Playwright: James Still. At: American Blues Theater at Victory Gardens, 2433 N. Lincoln Ave.. Tickets: 773-871-3000; www.americanbluestheater.com; $19-$39. Runs through: Sept. 30
The fiction requires a small agrarian community where high school still figures as prominently as church and family in its young citizens' upbringing. Ex-varsity football star Roy recalls fondly when he and his fellow teammates were heroes, when girls were princesses to be courted, when his best friend wasn't queer (that anyone knew), when their futures stretched ahead of them in a highway with no road signs. In short, before that fatal day when an erroneous call at the homecoming game scuttled their destinies for all eternity.
Who says tragic myth doesn't encroach on real life? Trouble is, that's not how it happened, except in Roy's fabrications. They lost the game 70-0, former quarterback Cody reminds him. Nevertheless, on this homecoming night decades later, a stalled-out truck brings an incensed Roy and a reluctant Cody to the door of aged ex-referee Wallace, whose decision Roy blames for the contagion condemning their team to defeat, the town to inertia and himself to failure. Will this confrontation inspire justice, vengeance or a long-delayed exorcism?
James Still's scenario lends itself to cheap grunt-and-guffaw gags leading up to bearish male-bonding hugs, but director Sandy Shinner refuses to reduce her text to a beer commercial. Roy is not a TV-sitcom muscleheadhe holds down a job, he accepts Cody's homosexuality and his reaction to this significant date will likely pass. What we come to understand, however, is that the frustration spurring him to seek a scapegoat for his own unfulfilled life is not far removed from the reasons behind Cody's return to his boyhood environs after having ventured out into wider realms, or Wallace's retreat to rural solitude from a universe too big for comfort.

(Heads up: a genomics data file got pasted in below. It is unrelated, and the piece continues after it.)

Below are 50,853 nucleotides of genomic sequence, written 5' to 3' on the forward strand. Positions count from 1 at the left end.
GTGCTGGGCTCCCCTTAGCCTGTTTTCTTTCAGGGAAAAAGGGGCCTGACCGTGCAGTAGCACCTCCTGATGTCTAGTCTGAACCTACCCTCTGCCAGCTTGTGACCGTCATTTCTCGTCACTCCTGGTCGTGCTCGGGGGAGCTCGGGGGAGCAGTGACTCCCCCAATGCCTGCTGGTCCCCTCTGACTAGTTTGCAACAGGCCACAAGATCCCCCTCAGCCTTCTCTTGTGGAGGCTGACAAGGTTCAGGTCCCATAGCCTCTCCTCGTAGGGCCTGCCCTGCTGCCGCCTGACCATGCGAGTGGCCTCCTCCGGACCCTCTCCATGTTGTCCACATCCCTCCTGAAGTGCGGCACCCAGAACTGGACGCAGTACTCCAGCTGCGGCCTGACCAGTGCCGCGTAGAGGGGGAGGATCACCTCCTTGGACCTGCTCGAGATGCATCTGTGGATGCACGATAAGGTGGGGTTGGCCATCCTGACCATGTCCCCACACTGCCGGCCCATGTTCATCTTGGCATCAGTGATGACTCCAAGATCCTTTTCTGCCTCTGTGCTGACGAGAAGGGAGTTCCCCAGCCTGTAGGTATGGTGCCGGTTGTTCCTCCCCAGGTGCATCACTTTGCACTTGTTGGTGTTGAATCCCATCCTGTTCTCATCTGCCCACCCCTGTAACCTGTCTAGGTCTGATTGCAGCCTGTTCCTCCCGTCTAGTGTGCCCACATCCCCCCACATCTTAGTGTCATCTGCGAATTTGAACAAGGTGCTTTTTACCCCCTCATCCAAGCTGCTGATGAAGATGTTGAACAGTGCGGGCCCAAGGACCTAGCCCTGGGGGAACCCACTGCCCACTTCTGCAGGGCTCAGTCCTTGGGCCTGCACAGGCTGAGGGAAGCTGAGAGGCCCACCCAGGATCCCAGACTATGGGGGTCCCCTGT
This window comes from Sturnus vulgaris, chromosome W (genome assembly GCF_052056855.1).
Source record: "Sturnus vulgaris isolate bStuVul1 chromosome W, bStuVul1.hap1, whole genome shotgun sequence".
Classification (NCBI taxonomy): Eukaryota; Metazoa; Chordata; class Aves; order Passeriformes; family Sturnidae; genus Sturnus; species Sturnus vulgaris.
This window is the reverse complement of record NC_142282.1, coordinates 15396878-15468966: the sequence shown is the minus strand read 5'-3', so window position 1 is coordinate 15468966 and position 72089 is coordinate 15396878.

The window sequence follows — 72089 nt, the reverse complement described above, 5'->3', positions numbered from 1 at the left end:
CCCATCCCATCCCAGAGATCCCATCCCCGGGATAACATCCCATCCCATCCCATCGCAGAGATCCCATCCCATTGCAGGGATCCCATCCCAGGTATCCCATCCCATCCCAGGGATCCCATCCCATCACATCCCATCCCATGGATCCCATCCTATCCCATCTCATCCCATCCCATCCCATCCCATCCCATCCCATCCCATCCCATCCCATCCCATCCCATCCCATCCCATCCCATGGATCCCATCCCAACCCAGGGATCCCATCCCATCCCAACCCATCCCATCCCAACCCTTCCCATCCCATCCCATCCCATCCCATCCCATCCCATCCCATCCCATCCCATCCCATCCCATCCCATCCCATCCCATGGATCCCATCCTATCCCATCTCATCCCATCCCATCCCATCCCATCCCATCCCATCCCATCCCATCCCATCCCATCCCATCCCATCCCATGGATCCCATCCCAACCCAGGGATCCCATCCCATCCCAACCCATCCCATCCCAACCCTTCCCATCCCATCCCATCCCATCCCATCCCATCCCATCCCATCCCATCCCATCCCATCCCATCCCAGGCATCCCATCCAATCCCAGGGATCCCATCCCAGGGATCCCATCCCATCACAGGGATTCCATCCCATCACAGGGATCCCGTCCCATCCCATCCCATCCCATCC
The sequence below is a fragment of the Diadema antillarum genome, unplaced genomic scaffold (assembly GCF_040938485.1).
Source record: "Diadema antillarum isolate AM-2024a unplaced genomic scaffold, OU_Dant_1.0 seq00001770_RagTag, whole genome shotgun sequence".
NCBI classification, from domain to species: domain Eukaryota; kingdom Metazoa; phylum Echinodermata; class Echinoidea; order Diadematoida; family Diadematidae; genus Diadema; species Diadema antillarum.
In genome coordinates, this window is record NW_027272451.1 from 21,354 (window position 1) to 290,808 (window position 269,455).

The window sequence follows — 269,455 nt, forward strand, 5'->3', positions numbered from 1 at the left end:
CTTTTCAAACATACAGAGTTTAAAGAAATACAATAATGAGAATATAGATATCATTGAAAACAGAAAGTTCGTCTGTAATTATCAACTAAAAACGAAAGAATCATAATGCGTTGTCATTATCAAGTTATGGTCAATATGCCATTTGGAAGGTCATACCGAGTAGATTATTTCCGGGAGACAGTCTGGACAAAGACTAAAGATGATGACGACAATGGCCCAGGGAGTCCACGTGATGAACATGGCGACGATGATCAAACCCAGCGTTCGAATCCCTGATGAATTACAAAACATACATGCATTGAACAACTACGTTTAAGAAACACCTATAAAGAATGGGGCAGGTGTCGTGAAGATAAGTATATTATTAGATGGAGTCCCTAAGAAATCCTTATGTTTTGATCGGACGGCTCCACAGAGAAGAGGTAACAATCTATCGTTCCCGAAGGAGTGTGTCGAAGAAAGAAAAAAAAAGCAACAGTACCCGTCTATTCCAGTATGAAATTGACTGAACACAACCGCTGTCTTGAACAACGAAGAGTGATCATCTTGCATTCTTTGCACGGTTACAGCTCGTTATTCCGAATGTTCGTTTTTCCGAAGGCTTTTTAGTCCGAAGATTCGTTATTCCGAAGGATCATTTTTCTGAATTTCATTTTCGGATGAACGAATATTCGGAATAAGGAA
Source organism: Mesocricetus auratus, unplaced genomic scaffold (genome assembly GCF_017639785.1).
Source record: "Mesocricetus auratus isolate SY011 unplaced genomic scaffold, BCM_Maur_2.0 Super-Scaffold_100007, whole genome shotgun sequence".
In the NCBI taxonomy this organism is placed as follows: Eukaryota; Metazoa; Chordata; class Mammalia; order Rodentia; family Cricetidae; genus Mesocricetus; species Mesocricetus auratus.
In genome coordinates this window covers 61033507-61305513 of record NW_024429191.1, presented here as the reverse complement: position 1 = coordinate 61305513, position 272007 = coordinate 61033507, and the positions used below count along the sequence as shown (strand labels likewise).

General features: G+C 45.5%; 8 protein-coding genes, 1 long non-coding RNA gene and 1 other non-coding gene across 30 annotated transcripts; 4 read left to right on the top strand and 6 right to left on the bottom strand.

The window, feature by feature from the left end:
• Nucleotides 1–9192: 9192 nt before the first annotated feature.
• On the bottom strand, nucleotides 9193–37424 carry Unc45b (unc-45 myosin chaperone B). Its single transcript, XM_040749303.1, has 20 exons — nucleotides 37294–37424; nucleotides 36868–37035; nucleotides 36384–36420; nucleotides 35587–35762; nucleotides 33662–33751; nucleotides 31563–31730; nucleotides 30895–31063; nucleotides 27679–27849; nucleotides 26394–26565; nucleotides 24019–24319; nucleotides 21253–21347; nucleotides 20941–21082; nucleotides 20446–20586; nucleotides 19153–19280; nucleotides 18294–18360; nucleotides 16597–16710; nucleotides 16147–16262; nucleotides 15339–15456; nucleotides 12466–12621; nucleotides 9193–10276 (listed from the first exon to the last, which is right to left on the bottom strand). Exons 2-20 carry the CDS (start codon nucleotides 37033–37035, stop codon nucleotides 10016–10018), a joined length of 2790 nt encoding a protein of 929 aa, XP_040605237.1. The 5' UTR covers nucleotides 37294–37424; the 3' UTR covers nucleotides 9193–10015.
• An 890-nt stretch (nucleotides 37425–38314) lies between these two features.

Much of this emerges so subtlely in this American Blues Theater production as to be undetectable by any but the most alert playgoers, while other questions remain unanswered, even after an undeniably sentimental dawn arrives for our trio. As the story's chief instigator, Howie Johnson's Roy sometimes fumbles a role demanding greater stamina than was evidenced on opening night, leaving veteran trouper Dennis Zacek's Wallace to steer our sympathies toward his hoggish nemesis. Ultimately, it is lost-American-boy Cody, which Steve Key plays with quiet stoicism, who wins our heartswhen he storms out to continue his flight from a past delivering only sorrow and disappointment, we long to follow him.